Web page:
Background Delay between HIV diagnosis and entry into care may have a negative impact on the individual prognosis and may enable further transmission. Insight into duration and determinants of care-delay is important for public health aimed at reducing ongoing HIV transmission.
Methods Prospective data were collected regionally from consenting patients testing HIV positive at the STI clinics in Amsterdam and Rotterdam, from February 2009-December 2011. Logistic regression analyses were performed to assess risk factors for care delay. Delay of entry into care is defined as a time period of 4 weeks or more between confirmed HIV diagnosis and first consultation at the HIV treatment centre.
Results In total, 310 participants were included in the study (response 70%). The majority were men who have sex with men. Seventy five percent of the study population was referred directly from STI clinic to treatment centre by a clinician or nurse. Thirty percent of participants were delayed: 15% entered care after 4 weeks and 15% had not entered care yet. Thus, 70% of participants entered care within 4 weeks; median time of entry was 9 days (range 0–739 days). In the multivariate model, age below 25 years (OR = 3.6 95% CI 1.9–6.7) and indirect referral (OR = 3.3 95% CI 1.8–6.5) were independent risk factors for care delay, while people with health insurance were less likely to delay (OR = 0.3 95% CI 0.1–0.9). No association was found between care delay and CD4 cell counts or viral load at diagnosis.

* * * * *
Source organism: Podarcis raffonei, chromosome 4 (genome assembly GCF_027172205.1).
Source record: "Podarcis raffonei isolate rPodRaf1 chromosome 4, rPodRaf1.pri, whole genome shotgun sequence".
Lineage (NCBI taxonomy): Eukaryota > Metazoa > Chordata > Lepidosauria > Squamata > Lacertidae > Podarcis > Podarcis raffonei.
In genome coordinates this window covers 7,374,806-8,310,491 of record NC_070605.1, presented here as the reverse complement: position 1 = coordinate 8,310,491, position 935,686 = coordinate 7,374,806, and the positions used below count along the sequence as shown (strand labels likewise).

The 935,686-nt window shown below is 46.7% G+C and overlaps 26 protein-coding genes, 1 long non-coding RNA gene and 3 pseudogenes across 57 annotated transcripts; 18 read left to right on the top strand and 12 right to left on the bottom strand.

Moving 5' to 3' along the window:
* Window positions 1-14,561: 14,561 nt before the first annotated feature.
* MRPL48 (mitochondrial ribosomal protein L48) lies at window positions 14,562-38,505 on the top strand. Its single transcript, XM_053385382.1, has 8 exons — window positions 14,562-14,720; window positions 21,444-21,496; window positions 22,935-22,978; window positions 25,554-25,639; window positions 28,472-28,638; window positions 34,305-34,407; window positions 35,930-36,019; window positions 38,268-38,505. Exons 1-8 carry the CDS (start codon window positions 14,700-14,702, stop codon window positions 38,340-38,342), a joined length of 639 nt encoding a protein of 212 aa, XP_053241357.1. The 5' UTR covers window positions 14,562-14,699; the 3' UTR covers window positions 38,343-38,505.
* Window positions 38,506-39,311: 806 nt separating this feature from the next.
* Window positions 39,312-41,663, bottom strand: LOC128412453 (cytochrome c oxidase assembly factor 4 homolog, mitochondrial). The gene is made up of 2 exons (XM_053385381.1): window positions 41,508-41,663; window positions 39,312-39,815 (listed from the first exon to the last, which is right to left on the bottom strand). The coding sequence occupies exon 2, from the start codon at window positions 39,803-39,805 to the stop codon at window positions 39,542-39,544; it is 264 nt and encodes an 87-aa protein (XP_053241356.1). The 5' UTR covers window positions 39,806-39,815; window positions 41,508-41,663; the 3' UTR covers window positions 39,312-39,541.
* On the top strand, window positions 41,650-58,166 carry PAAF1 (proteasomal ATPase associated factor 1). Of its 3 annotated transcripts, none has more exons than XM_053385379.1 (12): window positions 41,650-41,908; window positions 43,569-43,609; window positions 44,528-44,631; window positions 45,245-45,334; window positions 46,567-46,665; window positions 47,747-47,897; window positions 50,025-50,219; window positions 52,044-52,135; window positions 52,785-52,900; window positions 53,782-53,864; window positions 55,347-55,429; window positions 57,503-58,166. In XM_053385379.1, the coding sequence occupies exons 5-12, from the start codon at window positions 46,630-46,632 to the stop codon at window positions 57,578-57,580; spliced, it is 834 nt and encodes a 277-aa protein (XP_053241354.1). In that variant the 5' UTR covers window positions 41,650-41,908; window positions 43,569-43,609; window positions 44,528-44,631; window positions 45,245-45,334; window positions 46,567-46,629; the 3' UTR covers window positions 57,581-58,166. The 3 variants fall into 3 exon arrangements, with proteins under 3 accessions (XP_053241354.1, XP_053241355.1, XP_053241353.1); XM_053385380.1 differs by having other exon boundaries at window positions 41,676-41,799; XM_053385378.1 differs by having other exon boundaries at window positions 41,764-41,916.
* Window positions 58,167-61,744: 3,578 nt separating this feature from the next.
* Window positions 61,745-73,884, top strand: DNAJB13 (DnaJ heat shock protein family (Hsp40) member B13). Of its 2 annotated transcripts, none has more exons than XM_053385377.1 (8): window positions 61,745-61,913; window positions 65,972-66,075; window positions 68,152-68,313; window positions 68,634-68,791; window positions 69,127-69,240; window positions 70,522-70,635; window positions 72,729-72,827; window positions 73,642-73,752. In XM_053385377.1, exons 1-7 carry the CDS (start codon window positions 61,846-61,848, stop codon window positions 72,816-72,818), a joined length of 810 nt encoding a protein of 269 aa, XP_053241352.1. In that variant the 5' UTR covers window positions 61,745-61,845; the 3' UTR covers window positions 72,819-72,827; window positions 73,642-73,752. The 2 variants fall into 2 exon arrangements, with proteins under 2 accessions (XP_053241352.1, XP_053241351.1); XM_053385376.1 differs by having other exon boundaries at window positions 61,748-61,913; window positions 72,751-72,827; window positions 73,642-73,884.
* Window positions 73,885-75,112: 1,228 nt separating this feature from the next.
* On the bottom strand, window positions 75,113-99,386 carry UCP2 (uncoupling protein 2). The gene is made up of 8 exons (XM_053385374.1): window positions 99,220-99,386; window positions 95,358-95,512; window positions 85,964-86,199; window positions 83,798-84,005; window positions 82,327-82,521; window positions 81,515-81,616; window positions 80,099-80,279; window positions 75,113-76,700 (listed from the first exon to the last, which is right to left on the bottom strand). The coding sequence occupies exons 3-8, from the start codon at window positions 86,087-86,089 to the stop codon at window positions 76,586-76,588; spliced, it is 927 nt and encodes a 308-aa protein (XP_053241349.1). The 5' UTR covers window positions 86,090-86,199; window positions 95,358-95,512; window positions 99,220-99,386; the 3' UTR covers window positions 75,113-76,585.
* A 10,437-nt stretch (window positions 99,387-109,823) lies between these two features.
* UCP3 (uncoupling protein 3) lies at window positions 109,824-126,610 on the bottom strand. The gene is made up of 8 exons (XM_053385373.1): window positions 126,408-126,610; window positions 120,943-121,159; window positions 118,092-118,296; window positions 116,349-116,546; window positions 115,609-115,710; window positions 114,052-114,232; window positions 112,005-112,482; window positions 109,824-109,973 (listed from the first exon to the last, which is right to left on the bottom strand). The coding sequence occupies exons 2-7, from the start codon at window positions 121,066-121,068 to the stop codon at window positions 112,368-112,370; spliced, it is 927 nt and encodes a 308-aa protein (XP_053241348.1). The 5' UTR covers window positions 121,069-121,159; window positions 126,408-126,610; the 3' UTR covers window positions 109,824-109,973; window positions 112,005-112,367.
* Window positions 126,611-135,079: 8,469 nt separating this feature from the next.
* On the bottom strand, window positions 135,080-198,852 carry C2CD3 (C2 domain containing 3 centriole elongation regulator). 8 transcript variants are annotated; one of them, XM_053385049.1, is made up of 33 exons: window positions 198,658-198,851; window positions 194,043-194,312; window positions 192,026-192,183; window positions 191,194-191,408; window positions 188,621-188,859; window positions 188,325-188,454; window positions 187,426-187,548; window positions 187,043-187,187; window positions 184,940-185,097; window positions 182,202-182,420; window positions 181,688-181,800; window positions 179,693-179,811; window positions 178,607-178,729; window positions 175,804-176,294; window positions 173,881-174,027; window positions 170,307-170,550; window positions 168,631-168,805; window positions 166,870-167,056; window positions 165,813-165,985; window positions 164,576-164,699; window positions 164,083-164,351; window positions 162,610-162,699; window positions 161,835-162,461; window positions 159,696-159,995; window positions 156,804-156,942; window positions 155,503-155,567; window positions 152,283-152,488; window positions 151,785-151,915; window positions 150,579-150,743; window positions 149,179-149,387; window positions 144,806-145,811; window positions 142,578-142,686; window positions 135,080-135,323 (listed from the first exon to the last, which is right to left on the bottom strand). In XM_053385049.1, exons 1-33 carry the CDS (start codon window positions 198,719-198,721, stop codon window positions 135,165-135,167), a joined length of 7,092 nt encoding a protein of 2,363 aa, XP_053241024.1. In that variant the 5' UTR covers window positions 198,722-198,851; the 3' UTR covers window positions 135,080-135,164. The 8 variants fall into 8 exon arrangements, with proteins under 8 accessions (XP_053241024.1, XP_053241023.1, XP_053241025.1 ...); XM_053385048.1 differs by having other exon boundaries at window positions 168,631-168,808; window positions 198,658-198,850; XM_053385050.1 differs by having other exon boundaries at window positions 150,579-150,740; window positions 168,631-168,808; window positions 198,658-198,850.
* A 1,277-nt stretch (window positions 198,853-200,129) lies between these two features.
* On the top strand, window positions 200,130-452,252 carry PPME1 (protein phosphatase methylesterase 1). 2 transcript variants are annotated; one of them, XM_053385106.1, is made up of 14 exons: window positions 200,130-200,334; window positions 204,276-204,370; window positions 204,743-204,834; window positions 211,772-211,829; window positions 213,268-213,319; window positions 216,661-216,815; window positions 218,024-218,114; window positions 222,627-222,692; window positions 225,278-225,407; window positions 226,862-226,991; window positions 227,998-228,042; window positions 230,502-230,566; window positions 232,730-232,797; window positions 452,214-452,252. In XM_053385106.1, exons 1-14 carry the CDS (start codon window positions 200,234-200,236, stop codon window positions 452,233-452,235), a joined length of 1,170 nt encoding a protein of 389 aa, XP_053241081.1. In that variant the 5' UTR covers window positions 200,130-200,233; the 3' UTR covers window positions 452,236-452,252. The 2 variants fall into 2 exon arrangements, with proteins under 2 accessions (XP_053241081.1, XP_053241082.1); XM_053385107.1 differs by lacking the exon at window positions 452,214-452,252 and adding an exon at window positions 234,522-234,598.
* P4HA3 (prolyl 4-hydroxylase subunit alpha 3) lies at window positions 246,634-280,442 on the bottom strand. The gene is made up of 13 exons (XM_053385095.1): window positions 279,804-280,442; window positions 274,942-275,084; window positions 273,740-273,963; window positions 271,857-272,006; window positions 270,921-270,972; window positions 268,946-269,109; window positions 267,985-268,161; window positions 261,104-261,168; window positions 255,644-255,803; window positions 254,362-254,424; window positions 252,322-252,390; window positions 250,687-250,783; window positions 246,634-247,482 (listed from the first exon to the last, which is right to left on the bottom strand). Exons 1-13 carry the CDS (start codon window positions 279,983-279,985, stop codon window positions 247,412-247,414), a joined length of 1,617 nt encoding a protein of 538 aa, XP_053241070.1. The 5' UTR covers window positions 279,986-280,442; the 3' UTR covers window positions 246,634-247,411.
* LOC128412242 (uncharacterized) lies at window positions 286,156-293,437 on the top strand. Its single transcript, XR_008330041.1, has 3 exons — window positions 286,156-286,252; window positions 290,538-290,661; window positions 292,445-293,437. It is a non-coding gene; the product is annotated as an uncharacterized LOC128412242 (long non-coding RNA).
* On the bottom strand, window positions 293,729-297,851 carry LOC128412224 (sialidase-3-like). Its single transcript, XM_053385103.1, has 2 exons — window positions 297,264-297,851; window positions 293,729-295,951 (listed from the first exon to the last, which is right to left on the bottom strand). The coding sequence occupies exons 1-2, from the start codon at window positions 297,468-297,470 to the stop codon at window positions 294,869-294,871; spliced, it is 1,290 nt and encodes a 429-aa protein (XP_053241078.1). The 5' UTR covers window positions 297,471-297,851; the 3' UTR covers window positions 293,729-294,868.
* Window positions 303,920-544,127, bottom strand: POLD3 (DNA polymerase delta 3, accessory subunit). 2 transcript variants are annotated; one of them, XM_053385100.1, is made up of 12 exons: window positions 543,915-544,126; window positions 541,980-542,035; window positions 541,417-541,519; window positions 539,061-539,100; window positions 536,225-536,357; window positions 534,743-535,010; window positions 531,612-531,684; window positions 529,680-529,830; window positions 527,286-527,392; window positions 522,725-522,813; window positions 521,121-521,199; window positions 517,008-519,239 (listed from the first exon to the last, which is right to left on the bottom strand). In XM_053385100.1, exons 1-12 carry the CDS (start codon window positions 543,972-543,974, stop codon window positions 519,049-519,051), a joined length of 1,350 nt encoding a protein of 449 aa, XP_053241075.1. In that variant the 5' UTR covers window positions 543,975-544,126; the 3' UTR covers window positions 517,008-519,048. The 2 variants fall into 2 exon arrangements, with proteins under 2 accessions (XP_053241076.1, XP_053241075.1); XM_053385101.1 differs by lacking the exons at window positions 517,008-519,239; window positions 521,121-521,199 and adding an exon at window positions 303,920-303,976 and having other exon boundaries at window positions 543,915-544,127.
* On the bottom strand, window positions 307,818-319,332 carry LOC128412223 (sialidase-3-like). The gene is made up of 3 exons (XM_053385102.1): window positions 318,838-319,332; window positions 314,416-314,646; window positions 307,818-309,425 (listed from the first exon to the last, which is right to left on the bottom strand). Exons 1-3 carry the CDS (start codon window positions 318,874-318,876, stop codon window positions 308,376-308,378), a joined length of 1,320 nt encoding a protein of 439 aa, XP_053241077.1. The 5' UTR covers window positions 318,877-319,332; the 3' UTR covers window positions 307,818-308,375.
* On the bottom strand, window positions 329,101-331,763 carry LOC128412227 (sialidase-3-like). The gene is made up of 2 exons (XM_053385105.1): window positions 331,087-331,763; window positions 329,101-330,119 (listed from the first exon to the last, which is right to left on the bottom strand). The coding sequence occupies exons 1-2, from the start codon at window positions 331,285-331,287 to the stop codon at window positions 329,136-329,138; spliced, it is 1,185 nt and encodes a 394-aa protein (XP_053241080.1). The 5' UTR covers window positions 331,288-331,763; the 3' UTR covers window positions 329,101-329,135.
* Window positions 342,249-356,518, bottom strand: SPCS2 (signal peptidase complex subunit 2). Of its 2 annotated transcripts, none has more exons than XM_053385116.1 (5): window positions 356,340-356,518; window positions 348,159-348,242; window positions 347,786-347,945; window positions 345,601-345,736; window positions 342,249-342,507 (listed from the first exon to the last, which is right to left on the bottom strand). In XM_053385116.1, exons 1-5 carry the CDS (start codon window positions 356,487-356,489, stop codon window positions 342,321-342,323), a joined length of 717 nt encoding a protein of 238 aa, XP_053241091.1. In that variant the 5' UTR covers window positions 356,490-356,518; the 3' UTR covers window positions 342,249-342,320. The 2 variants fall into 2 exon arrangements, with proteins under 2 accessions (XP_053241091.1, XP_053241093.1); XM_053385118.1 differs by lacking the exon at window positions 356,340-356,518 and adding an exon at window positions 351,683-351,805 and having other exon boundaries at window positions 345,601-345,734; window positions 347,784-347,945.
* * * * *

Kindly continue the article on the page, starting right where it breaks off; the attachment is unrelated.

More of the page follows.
Conclusions Younger persons and persons without health insurance are at risk for entering care late after being diagnosed HIV positive. Direct referral from STI clinic to care leads to less delay. Testing of those at risk is not enough to interrupt HIV transmission, entry into care needs to be assured as well. A more active role of the care provider is needed.
- care delay